Another Court Challenge for Nuclear Waste Storage Site

Another legal challenge has been filed against the ongoing effort to build a storage site for U.S. nuclear waste in the New Mexico desert.

Beyond Nuclear, among the environmental and other groups opposed to the project that would be built by Holtec International, on June 4 filed a petition for review in the U.S. Court of Appeals for the District of Columbia Circuit. The group has asked the court to review the U.S. Nuclear Regulatory Commission’s (NRC’s) rejection of their earlier petitions against the project.

Holtec International, a private company that specializes in spent nuclear fuel storage and management, wants to build what it calls its HI-STORE Consolidated Interim Storage Facility (CISF) in southeastern New Mexico. The site in the desert near Carlsbad has been the subject of opposition from several groups, including state lawmakers and Gov. Michelle Lujan Grisham.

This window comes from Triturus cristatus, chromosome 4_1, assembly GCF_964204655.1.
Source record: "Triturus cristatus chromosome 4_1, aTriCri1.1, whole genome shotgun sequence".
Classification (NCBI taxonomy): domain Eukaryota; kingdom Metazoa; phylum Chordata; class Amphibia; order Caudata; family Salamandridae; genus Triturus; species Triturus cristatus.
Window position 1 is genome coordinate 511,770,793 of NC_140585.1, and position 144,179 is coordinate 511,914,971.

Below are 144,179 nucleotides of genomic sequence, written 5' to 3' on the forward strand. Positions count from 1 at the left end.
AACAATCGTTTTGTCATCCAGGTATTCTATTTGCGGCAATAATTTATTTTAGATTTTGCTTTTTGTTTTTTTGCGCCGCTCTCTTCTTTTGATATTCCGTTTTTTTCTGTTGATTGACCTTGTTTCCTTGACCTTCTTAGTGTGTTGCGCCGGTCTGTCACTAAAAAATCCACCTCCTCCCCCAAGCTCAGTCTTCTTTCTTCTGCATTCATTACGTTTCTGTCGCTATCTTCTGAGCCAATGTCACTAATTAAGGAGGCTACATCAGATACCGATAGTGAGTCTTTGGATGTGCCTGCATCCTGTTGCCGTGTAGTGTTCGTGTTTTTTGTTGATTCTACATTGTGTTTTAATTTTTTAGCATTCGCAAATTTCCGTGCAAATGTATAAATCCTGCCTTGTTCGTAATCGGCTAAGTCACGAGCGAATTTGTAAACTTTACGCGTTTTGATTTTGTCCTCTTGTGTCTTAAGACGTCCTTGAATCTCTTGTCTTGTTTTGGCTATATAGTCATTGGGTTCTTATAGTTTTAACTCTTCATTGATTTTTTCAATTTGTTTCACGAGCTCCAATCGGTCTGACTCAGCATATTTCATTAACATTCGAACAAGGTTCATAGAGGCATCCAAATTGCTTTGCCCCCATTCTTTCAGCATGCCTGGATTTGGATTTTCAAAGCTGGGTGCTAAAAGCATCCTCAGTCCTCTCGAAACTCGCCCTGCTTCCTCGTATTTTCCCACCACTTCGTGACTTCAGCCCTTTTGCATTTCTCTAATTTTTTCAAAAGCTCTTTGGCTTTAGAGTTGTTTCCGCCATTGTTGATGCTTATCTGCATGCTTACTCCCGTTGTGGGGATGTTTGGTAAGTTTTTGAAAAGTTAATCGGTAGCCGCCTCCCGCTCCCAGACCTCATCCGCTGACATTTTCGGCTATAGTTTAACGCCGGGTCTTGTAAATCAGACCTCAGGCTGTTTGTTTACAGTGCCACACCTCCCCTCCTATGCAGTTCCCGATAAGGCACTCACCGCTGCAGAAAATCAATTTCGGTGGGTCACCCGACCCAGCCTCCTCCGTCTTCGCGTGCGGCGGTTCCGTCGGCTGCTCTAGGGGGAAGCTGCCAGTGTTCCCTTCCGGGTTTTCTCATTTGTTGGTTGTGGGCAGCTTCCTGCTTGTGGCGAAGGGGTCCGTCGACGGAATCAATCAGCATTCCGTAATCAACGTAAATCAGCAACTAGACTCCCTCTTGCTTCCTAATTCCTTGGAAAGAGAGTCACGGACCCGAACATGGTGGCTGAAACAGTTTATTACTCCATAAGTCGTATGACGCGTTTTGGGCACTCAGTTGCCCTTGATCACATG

Supporters of the storage site have said it would bring an estimated $3 billion in capital investments to the region, and create about 100 jobs. Project opponents include environmental groups, at least 12 local governments, and several state lawmakers including the governor, who have said they are concerned the temporary storage site could become a permanent repository absent a federal solution. 

Another CISF is being planned in Texas. Interim Storage Partners, a joint venture of Waste Control Specialists and Orano CIS, wants to build and operate a storage site in Andrews County, a project also under review by the NRC with a decision expected next year.

Tons of Used Nuclear Fuel

Holtec, based in Jupiter, Florida, in its initial application for the HI-STORE facility said its plans include “storage of up to 8,680 metric tons of uranium in commercial used fuel (500 canisters) with future amendments for up to 10,000 storage canisters total.” Holtec said sites across the U.S., primarily at nuclear power plants, have “more than 80,000 metric tons of used nuclear fuel in storage and more is being generated every day at a rate of 2,000 metric tons per year.”